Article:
Philadelphia — Put those parade plans on hold, New York. The Phillies are coming back.
Desperate to hang onto their World Series title and hounded by the Yankees to the very last swing, Philadelphia somehow held on for an 8-6 victory Monday night in Game 5.
Chase Utley hit two home runs to raise his Series total to a record-tying five, Cliff Lee won again, and Philadelphia cut its deficit to 3-2.
Ahead 8-2, the Phillies watched New York score three times in the eighth inning and put its first two batters on in the ninth. Derek Jeter grounded into a run-scoring double play, but the fans on their feet couldn’t exhale until Mark Teixeira struck out as the tying run.
Game 6 will be played Wednesday night at Yankee Stadium, with New York’s Andy Pettite going on short rest against Pedro Martinez. The Series hasn’t gone this far since 2003.
“We had to do it,” Phillies shortstop Jimmy Rollins said. “We didn’t have a choice. It was either go home and watch football and college basketball or extend the season.”
Utley hit a go-ahead, three-run homer in the first inning off A.J. Burnett and added a solo shot in the seventh to join Reggie Jackson as the only players to hit five home runs in a single World Series.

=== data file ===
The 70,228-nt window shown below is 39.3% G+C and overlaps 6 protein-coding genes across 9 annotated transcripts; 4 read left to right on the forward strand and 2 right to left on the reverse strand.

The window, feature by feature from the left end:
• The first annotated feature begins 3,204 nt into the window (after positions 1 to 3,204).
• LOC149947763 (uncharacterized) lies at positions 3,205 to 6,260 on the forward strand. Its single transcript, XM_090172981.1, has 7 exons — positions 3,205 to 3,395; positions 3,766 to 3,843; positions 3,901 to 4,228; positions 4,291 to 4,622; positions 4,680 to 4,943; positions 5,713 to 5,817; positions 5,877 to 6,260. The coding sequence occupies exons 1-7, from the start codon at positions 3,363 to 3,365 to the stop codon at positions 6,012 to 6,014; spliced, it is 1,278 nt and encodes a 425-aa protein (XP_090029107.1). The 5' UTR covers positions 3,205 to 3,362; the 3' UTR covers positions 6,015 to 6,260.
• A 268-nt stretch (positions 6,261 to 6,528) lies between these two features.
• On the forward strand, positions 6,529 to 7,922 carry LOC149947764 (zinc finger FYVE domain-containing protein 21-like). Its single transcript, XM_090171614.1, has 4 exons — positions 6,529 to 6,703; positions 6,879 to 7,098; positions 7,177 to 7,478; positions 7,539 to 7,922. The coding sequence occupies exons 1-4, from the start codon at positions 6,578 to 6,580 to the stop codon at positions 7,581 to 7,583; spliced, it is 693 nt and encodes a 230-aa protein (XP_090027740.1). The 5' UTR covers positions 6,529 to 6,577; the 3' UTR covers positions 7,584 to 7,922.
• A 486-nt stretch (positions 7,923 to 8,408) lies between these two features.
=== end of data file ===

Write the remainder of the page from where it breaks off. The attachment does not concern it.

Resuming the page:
“It’s pretty cool,” Utley said. “It’s pretty surreal. I’m glad we got the win tonight. We’re going back to Yankee Stadium.”
Philadelphia replicated its winning formula from the opener, when Utley hit two solo homers and Lee pitched a six-hitter. Raul Ibanez set off fireworks from the Liberty Bell one last time, adding a second solo shot in the seventh off Phil Coke that made it 8-2.
Lee gave up a run-scoring single to Alex Rodriguez in the first inning but settled in until A-Rod chased him with a two-run double in the eighth. Robinson Cano drove in Rodriguez with a sacrifice fly that cut the deficit to 8-5, and New York gave Philadelphia a scare when Jorge Posada doubled and Hideki Matsui singled at the start of the ninth against Ryan Madson.
Jeter hit into the double play, Johnny Damon singled and Madson struck out the slumping Teixeira for the save.
“We have a lot of heart on this team,” Utley said.
The Yankees, who have won the Series all eight previous times they took a 3-1 lead, will try to close out title No. 27 on Wednesday night at home.
“If we would have pitched today, we probably would have won,” Yankees manager Joe Girardi said. “That’s the bottom line.”
Pitching on short rest didn’t work well for Burnett, who had been 4-0 previously in his career on three days’ off and kept the Phillies off balance in Game 2. He kept falling behind batters and allowed six runs, four hits and four walks in two-plus innings, his shortest start since his first outing in 2007.
It marked the first time in 14 postseason games this year that a Yankees starter failed to pitch at least six innings.